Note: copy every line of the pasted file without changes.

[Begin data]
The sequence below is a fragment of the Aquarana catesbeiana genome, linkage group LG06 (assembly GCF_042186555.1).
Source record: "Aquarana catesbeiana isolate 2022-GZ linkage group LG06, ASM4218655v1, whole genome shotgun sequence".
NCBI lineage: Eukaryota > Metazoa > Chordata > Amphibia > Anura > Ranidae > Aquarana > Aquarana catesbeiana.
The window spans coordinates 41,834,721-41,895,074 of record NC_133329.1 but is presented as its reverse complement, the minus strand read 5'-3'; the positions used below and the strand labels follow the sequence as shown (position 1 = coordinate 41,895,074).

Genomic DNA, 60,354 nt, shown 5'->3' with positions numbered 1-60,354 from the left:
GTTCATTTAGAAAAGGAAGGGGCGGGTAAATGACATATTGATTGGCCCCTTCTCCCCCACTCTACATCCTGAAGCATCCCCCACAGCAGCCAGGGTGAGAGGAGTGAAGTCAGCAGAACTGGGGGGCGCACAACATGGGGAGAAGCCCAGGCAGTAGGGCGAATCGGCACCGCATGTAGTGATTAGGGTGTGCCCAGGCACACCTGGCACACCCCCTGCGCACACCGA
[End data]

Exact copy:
The sequence below is a fragment of the Aquarana catesbeiana genome, linkage group LG06 (assembly GCF_042186555.1).
Source record: "Aquarana catesbeiana isolate 2022-GZ linkage group LG06, ASM4218655v1, whole genome shotgun sequence".
NCBI lineage: Eukaryota > Metazoa > Chordata > Amphibia > Anura > Ranidae > Aquarana > Aquarana catesbeiana.
The window spans coordinates 41,834,721-41,895,074 of record NC_133329.1 but is presented as its reverse complement, the minus strand read 5'-3'; the positions used below and the strand labels follow the sequence as shown (position 1 = coordinate 41,895,074).

Genomic DNA, 60,354 nt, shown 5'->3' with positions numbered 1-60,354 from the left:
GTTCATTTAGAAAAGGAAGGGGCGGGTAAATGACATATTGATTGGCCCCTTCTCCCCCACTCTACATCCTGAAGCATCCCCCACAGCAGCCAGGGTGAGAGGAGTGAAGTCAGCAGAACTGGGGGGCGCACAACATGGGGAGAAGCCCAGGCAGTAGGGCGAATCGGCACCGCATGTAGTGATTAGGGTGTGCCCAGGCACACCTGGCACACCCCCTGCGCACACCGA